How to Build a Boutique Hotel Marketing Plan
With the rise of Airbnb and vacation rental properties, you may be feeling the strain of trying to compete with an ever-growing market. Airbnb is the 4th-largest OTA in the accommodation market and experience-minded travelers are looking to stay in more nontraditional spaces when they travel.
That’s why boutique hotels have a unique advantage over big brands when competing with home rentals and B&Bs. However, you’re still competing against hotel chains and OTAs with enormous budgets for television ads and the top ad spot on Google. Boutique hotel owners need a concrete hotel marketing plan to stay ahead. We’ll help you get started.
1. Know Your Audience
If you don’t know who your audience is, you could be wasting valuable time and budget on marketing tactics that aren’t catching on. Find out how your customers are choosing you and how to find more people like them by first considering the buyer’s journey when you build your boutique hotel marketing plan.
Generally, in marketing, the buyer’s journey involves three stages:
- Awareness: a person has a problem that can be solved with a product or service
- Consideration: they then compare brands and features through research
- Decision: the customer makes a purchase
Here are a couple of examples of what this could look like:
A couple realizes it’s their 20th anniversary this year and they want to book a special vacation. At the same time, a young professional learns about a conference they need to attend in a city they’ve never been.
A trusted friend recommends a hotel in the destination that the couple wants to visit. They look at the hotel’s Facebook page to see if there are any special events during their visit. Meanwhile, the professional may search for hotels in Google Maps to find one in the location they want. Then, they go to TripAdvisor to read reviews and view photos on the hotel website.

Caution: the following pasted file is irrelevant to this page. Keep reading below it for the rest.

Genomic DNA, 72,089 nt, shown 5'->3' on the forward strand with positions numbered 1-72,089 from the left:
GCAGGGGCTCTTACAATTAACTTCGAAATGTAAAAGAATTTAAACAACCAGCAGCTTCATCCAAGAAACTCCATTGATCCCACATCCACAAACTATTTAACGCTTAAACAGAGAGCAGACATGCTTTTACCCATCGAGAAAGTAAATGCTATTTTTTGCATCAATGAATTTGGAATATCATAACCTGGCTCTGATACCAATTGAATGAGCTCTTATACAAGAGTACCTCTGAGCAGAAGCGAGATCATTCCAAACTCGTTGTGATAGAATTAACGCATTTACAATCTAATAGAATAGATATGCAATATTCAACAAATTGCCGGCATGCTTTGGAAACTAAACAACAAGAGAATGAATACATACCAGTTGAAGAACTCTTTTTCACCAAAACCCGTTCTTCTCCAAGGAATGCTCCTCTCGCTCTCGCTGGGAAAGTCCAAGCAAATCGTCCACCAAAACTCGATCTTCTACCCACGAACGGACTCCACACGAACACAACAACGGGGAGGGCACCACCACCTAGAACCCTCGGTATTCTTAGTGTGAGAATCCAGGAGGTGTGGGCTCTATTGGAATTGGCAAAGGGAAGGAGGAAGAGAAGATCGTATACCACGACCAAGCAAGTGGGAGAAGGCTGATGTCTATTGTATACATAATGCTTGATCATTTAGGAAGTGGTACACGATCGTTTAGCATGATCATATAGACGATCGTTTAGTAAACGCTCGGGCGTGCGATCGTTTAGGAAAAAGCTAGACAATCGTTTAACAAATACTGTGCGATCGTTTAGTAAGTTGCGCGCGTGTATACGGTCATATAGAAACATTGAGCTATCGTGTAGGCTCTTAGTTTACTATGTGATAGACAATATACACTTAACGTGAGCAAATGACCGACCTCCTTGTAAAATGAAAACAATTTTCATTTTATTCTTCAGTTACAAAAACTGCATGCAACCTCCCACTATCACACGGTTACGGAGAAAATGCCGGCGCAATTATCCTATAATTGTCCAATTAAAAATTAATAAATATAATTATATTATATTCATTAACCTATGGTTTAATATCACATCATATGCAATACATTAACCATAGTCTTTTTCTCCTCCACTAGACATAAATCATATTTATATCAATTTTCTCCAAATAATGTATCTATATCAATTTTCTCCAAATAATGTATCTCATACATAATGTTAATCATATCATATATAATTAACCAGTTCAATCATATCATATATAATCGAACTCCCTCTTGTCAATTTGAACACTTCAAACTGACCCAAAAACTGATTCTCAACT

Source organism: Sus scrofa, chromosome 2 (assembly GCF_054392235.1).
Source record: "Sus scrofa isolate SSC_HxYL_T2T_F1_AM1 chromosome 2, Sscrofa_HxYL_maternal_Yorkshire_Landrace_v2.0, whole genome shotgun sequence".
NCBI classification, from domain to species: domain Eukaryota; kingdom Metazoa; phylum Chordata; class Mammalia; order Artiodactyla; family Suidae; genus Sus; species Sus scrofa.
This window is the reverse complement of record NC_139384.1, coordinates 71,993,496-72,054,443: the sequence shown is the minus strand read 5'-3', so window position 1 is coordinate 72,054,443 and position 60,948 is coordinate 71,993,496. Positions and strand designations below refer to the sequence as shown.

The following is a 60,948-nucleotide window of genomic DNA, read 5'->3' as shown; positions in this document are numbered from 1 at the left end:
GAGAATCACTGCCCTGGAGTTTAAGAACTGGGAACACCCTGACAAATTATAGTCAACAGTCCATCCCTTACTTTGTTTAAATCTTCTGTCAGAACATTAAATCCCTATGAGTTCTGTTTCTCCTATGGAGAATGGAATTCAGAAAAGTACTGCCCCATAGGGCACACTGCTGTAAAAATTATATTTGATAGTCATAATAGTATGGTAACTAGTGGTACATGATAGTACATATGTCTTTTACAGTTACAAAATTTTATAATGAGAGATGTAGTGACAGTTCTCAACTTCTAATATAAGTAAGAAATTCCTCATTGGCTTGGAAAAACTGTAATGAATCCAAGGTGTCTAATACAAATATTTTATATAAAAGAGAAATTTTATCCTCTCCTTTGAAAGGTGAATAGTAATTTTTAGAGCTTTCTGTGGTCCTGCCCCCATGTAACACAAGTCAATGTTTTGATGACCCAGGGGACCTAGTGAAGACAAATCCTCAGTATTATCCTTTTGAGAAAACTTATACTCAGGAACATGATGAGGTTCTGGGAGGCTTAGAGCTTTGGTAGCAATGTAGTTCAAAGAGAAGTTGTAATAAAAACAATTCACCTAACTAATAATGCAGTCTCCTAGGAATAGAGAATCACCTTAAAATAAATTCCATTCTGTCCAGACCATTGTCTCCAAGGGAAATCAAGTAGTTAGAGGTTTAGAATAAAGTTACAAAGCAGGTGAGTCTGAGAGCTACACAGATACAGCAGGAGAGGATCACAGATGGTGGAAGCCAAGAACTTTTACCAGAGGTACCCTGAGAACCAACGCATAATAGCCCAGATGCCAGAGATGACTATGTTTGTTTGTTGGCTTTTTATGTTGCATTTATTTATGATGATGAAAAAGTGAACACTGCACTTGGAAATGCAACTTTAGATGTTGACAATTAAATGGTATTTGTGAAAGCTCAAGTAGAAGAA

The couple calls the hotel directly to book their dates. They ask if there’s anything special the hotel can do to help them celebrate, and the hotel employee helps them book reservations for an exclusive restaurant. The professional books a hotel through the OTA approved from their corporation that offers free cancellations.
By researching your own customers to find out how they find you and why they book with your boutique hotel, you’ll be able to put your marketing budget in the best avenues to increase bookings. This could mean hiring a photographer to provide the best photos for your website, or paying a muralist to create an Instagrammable spot outside your hotel to boost social awareness.
2. Find What Makes You Unique
Guests choose boutique hotels because they don’t want a cookie-cutter experience. Show off your uniquely designed rooms or ways that your staff go above and beyond on social media. Keep your hotel-provided photos on TripAdvisor updated and listen to what details past guests rave about. You can use a sentiment analysis tool to find out what aspects of your hotel make a guests’ stay stand out and hone in on those details in your marketing efforts.